A strong balanced booty is essential not only for a easeful, stable yoga practice but also improves posture and can help elevate back and pelvic pain. Understanding this complex area of the body has taken hours of study, let alone trying embody what I learn and redefine patterns in my own body. Those of you that know me, know that I don't naturally have the roundest, firmest nor most robust buttocks, lets say - its a work in progress. Lets look a little deeper into this key organising structure of the body and how you may be able to help your own posture and pain.
If we think of our body as a temple, then the pelvis is its core. Throughout the pelvis the entire weight of the upper body is distributed and transferred into our two legs. So one of it's main functions is a biomechanical intersection, any force created by walking, running or jumping is transmitted to the upper body by the pelvis. Together with smaller supporting muscles, the gluteus maximus, medius, and minimus make it possible to rotate your thigh inward and outward, draw your leg back, and stabilize your femur in your hip socket.
For many of us, we mainly use the buttocks to sit on, wether its desk bound working or driving, this can be at the heart of causing over- and under- development in our glutes, as well as strength discrepancies between the left and right buttocks. Just try and notice how much of the time you sit cross legged and further exacerbate patterns in your glutes. Strength imbalances can affect range of motion of our hips, stability in our sacroiliac joints and whether or not we experience instability and pain in forward bends, standing and balancing yoga poses.
I remember cues in my early yoga years of "tuck the tail bone" this was a common yoga-class instruction that leads many students to over do and round their lower and upper backs and flatten their butts out! If you tuck too much, your gluteus muscles actually turn off. Instead, you want to use these muscles as they were designed to be used —engaged, but not overly clenched, while standing and walking, or while practicing poses like Vrksasana (Tree Pose) or Virabhadrasana I, II, and III (Warrior Poses I, II, and III). When your glutes don’t fire in these situations, you are often relying on other supporting muscles, such as the hip flexors, psoas, and quadratus lumborum in the lower back. Because of the effect through the kinetic chain many 'tail tuckers' often experience pain in the lower back near the sacroiliac joints, where the spine meets the pelvis. When the tailbone is “tucked,” the abdomen contracts, and the natural curvature of the lumbar region may be compromised. In other words, the lower back is pulled out and down. While this could initially relieve excessive lumbar curvature, over done, over time... it has a destabilizing, weakening effect on the lower back, gleutes and supportive musculature. If you drop the sacrum or tuck the tailbone, the sacrum rolls contrary to its natural position.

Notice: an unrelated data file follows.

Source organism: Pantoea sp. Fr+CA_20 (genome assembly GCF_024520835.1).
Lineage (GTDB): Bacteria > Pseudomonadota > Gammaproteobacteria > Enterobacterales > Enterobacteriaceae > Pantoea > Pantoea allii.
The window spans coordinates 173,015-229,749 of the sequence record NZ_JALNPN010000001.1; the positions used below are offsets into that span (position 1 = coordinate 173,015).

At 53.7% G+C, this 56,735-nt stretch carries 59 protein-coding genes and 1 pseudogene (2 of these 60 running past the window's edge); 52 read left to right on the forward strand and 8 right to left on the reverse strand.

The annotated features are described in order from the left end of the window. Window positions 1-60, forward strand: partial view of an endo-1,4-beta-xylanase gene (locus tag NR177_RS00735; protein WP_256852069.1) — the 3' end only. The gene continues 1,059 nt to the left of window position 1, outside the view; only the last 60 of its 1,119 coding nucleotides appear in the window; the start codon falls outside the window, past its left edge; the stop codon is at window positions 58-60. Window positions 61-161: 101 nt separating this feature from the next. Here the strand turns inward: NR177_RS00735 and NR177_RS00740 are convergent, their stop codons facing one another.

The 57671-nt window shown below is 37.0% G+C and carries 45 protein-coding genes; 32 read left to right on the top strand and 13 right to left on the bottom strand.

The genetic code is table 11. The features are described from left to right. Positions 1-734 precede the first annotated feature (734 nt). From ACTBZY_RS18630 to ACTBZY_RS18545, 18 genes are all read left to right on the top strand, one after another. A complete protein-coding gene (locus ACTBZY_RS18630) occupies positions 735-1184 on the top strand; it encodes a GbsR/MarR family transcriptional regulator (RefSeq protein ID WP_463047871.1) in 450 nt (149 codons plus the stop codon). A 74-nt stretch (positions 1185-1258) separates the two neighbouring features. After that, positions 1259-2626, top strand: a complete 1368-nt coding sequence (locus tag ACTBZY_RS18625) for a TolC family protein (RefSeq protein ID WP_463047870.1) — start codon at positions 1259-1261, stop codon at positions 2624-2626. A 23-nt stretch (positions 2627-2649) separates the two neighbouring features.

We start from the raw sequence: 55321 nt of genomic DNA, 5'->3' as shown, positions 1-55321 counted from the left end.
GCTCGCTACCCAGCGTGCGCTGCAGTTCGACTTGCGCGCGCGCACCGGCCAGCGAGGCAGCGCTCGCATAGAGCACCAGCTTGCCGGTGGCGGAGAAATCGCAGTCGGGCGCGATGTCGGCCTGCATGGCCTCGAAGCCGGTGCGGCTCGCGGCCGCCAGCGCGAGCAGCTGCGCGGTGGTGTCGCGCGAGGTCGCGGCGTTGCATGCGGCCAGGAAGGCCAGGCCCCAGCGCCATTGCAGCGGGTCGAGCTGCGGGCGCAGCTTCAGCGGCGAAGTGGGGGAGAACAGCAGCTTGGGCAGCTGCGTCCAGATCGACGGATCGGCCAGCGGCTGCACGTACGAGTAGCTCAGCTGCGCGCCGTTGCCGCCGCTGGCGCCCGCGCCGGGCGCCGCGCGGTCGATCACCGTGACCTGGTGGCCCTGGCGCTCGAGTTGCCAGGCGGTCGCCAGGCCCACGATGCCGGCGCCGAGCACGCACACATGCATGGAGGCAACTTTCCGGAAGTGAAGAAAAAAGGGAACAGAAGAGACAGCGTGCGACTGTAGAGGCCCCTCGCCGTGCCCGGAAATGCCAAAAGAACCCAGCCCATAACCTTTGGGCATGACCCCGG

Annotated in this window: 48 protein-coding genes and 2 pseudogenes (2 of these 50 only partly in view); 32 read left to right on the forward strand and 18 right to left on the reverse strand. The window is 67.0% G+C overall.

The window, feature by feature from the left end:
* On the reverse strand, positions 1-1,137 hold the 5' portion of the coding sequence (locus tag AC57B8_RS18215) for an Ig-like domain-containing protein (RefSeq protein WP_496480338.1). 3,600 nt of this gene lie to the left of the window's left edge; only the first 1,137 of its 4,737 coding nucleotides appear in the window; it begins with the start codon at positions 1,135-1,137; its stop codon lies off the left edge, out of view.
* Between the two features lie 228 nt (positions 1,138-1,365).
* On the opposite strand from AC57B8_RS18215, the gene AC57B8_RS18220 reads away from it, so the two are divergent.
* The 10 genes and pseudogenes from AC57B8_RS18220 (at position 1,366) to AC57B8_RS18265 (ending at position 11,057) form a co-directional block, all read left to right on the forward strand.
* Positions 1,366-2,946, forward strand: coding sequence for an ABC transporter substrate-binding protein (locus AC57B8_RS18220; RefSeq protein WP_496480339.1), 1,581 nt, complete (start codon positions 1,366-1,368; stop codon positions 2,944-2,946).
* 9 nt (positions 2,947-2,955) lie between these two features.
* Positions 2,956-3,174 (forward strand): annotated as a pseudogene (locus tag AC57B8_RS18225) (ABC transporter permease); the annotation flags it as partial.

It's at about this point I should confess that I used to be a chronic tail tucker - I thought I was being a really good student, always following my teachers cues, not realising what I was doing to my body over time. I ended up with weak Gluteus, tight psoas and weak and tight pelvic floor muscles. Everything (literally) came crashing down after giving birth to my daughter, I had to have pelvic floor surgery, an invasive procedure that ended up being the beginning of my inquiry as it became my mission to better understand my own body as well as my students. It was time to liberate the booty!
Liberate the booty
When it come to the hips we want to cultivate a balance of mobility and strength, typically in yoga flexibility in the hips and 'hip openers' have been sought after, sometimes at the detriment of stability and even in and effort to reach 'advanced' poses wearing away at the cartilage within the socket. In modern yoga and defiantly of late as some long term practitioners experience major hip issues, some yoga teachers like myself are now incorporating more anatomical understanding, functional movement principles and cross training techniques into the practice to help create better understanding in students and more balance in the hips and pelvis.